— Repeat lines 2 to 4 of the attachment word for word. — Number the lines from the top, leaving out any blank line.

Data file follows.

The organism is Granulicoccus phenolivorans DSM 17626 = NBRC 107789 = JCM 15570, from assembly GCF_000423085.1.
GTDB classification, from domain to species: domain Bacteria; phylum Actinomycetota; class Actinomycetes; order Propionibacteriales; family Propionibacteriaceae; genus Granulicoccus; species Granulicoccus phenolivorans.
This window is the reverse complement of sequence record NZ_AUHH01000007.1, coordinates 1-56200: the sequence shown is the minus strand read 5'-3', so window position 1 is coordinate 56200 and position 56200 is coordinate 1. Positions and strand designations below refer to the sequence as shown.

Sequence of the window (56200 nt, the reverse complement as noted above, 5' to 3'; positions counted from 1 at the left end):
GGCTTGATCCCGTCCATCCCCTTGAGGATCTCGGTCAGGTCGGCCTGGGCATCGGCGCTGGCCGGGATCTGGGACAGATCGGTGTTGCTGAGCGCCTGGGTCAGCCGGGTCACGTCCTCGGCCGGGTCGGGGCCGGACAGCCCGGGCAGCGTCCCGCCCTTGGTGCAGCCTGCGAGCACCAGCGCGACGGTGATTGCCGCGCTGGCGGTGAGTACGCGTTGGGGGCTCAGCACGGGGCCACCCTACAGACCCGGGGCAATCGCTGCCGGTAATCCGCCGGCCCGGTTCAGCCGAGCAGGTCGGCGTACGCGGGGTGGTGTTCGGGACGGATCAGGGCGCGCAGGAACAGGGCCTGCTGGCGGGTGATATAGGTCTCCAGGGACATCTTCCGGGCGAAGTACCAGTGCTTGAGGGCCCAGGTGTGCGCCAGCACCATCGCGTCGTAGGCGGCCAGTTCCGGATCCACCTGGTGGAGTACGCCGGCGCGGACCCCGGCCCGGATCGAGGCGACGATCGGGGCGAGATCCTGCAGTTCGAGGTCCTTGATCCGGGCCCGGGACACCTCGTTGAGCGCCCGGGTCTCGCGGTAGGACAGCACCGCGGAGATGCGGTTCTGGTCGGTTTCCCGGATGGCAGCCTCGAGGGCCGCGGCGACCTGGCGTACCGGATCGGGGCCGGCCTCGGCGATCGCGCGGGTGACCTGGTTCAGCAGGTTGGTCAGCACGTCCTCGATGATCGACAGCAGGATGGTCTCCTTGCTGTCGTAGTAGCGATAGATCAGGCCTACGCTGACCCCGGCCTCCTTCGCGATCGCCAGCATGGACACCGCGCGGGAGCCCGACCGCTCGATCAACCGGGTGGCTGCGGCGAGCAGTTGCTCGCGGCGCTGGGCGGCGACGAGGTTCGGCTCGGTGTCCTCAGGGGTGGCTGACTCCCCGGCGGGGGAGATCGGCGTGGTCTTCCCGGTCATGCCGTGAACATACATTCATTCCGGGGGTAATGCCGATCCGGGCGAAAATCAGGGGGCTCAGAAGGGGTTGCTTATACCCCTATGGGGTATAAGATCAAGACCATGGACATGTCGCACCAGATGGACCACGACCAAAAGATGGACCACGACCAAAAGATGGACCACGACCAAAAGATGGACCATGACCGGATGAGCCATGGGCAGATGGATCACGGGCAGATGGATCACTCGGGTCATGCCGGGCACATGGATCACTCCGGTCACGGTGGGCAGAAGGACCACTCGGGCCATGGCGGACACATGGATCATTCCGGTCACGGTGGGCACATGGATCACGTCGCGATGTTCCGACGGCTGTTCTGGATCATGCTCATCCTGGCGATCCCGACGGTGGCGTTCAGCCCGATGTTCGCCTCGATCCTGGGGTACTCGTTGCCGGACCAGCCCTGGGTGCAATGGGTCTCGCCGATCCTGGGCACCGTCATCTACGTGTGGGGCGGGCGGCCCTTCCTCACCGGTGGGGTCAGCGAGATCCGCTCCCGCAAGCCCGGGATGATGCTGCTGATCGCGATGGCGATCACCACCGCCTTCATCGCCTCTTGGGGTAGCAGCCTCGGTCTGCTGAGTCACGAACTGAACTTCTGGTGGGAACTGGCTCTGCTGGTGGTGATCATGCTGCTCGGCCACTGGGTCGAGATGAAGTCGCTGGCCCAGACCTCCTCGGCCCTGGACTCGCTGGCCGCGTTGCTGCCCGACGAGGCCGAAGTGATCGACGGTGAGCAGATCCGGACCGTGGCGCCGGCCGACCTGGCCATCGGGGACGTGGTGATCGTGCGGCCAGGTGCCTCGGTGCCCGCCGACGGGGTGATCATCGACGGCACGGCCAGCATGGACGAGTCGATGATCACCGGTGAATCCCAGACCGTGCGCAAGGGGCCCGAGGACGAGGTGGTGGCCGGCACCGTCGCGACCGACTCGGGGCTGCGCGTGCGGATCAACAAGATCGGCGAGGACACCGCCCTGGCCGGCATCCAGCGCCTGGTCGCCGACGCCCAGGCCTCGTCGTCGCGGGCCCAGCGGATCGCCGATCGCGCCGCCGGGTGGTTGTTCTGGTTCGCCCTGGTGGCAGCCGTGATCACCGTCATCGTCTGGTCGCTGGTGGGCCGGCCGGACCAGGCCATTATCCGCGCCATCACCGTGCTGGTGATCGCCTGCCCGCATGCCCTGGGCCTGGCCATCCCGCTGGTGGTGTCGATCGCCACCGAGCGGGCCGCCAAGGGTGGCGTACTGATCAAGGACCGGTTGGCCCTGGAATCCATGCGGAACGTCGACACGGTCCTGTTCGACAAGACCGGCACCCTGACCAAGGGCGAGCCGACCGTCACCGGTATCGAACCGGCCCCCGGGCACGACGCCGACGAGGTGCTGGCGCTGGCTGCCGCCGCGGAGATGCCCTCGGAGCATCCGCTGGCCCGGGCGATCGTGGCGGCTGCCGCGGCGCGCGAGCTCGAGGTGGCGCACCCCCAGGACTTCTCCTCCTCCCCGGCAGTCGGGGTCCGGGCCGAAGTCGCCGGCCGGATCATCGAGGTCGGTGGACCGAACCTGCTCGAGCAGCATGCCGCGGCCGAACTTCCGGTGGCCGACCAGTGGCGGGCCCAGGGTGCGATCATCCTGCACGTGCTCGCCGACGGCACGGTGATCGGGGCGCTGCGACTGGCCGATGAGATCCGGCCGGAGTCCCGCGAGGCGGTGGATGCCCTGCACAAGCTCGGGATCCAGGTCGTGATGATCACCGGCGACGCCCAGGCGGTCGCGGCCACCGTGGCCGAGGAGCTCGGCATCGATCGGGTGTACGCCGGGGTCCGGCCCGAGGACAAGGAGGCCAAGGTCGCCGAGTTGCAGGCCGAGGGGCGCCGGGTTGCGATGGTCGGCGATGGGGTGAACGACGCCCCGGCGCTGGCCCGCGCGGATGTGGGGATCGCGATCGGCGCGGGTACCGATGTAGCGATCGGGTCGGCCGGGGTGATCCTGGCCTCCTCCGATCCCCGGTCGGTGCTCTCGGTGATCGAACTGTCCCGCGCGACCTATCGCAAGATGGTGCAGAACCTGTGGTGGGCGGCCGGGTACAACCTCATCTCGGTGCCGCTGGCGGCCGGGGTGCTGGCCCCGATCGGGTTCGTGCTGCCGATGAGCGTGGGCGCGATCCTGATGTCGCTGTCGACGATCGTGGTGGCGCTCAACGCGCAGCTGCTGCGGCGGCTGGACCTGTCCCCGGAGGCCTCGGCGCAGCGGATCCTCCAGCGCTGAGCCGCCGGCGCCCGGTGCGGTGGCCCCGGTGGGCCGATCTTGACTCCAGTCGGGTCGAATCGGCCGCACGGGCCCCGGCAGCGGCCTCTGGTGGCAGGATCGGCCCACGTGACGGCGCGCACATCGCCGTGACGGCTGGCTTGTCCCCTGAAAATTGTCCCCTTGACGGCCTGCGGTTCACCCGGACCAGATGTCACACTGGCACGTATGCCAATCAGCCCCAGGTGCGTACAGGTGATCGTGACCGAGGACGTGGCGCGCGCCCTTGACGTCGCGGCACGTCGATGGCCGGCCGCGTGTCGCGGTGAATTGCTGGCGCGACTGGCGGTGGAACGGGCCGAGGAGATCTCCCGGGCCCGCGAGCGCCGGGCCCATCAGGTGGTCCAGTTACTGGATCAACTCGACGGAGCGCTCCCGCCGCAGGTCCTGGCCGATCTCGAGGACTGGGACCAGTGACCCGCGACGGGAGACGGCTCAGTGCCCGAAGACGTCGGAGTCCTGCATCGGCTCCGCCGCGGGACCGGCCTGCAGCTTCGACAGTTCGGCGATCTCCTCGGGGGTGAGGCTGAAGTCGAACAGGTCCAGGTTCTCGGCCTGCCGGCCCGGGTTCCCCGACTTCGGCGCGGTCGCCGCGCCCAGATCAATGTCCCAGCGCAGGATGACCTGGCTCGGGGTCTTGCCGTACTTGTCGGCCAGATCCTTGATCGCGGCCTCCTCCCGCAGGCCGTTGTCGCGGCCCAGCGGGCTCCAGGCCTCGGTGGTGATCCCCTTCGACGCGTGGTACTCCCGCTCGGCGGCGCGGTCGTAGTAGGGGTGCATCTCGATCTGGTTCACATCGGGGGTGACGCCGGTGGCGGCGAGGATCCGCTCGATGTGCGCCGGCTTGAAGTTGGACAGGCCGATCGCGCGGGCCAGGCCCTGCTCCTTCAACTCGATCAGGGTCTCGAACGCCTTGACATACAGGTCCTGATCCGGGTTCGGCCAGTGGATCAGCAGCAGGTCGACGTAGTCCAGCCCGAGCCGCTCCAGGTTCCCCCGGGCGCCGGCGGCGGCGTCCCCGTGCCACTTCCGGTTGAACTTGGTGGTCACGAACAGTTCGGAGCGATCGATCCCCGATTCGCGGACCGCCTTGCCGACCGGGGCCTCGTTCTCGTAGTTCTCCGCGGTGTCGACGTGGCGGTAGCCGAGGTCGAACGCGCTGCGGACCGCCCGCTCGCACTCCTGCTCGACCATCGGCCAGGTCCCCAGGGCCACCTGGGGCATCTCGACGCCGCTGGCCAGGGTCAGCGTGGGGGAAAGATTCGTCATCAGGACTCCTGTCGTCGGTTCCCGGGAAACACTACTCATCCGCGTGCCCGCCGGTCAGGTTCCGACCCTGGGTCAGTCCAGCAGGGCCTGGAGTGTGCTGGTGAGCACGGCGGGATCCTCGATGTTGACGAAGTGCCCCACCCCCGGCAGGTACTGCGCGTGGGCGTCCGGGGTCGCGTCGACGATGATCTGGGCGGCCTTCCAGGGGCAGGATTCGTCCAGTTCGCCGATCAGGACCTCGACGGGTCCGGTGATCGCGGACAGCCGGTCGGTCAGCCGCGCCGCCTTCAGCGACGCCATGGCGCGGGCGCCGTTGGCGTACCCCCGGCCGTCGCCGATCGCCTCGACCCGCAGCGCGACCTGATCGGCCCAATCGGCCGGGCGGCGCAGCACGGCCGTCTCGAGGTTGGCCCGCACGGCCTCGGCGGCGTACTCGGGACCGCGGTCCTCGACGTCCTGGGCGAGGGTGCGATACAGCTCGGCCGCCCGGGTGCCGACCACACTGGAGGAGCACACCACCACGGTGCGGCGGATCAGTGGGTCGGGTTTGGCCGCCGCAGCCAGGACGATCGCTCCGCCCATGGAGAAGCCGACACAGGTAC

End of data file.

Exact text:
GTDB classification, from domain to species: domain Bacteria; phylum Actinomycetota; class Actinomycetes; order Propionibacteriales; family Propionibacteriaceae; genus Granulicoccus; species Granulicoccus phenolivorans.
This window is the reverse complement of sequence record NZ_AUHH01000007.1, coordinates 1-56200: the sequence shown is the minus strand read 5'-3', so window position 1 is coordinate 56200 and position 56200 is coordinate 1. Positions and strand designations below refer to the sequence as shown.

Sequence of the window (56200 nt, the reverse complement as noted above, 5' to 3'; positions counted from 1 at the left end):